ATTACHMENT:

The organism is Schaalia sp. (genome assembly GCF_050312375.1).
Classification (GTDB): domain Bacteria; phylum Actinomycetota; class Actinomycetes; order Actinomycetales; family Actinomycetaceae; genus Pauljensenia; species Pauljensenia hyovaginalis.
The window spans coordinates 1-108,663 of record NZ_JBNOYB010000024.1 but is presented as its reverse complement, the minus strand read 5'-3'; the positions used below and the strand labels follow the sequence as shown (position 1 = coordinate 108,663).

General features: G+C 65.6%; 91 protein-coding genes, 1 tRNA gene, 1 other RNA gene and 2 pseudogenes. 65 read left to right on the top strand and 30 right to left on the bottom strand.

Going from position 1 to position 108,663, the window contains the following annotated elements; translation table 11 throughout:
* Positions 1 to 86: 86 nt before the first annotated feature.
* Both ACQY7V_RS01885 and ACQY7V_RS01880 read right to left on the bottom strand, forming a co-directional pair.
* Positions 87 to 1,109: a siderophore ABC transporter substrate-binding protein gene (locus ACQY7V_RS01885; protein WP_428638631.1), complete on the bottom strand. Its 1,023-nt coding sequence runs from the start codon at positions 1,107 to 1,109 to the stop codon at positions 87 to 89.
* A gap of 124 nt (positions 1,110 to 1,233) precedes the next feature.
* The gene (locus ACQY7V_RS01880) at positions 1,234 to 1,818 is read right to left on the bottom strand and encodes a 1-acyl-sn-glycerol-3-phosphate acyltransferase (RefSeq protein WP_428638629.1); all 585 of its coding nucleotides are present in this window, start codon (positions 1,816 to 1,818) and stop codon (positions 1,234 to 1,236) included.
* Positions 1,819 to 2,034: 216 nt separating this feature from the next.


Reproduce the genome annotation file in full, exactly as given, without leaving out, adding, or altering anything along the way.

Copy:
The organism is Schaalia sp. (genome assembly GCF_050312375.1).
Classification (GTDB): domain Bacteria; phylum Actinomycetota; class Actinomycetes; order Actinomycetales; family Actinomycetaceae; genus Pauljensenia; species Pauljensenia hyovaginalis.
The window spans coordinates 1-108,663 of record NZ_JBNOYB010000024.1 but is presented as its reverse complement, the minus strand read 5'-3'; the positions used below and the strand labels follow the sequence as shown (position 1 = coordinate 108,663).

General features: G+C 65.6%; 91 protein-coding genes, 1 tRNA gene, 1 other RNA gene and 2 pseudogenes. 65 read left to right on the top strand and 30 right to left on the bottom strand.

Going from position 1 to position 108,663, the window contains the following annotated elements; translation table 11 throughout:
* Positions 1 to 86: 86 nt before the first annotated feature.
* Both ACQY7V_RS01885 and ACQY7V_RS01880 read right to left on the bottom strand, forming a co-directional pair.
* Positions 87 to 1,109: a siderophore ABC transporter substrate-binding protein gene (locus ACQY7V_RS01885; protein WP_428638631.1), complete on the bottom strand. Its 1,023-nt coding sequence runs from the start codon at positions 1,107 to 1,109 to the stop codon at positions 87 to 89.
* A gap of 124 nt (positions 1,110 to 1,233) precedes the next feature.
* The gene (locus ACQY7V_RS01880) at positions 1,234 to 1,818 is read right to left on the bottom strand and encodes a 1-acyl-sn-glycerol-3-phosphate acyltransferase (RefSeq protein WP_428638629.1); all 585 of its coding nucleotides are present in this window, start codon (positions 1,816 to 1,818) and stop codon (positions 1,234 to 1,236) included.
* Positions 1,819 to 2,034: 216 nt separating this feature from the next.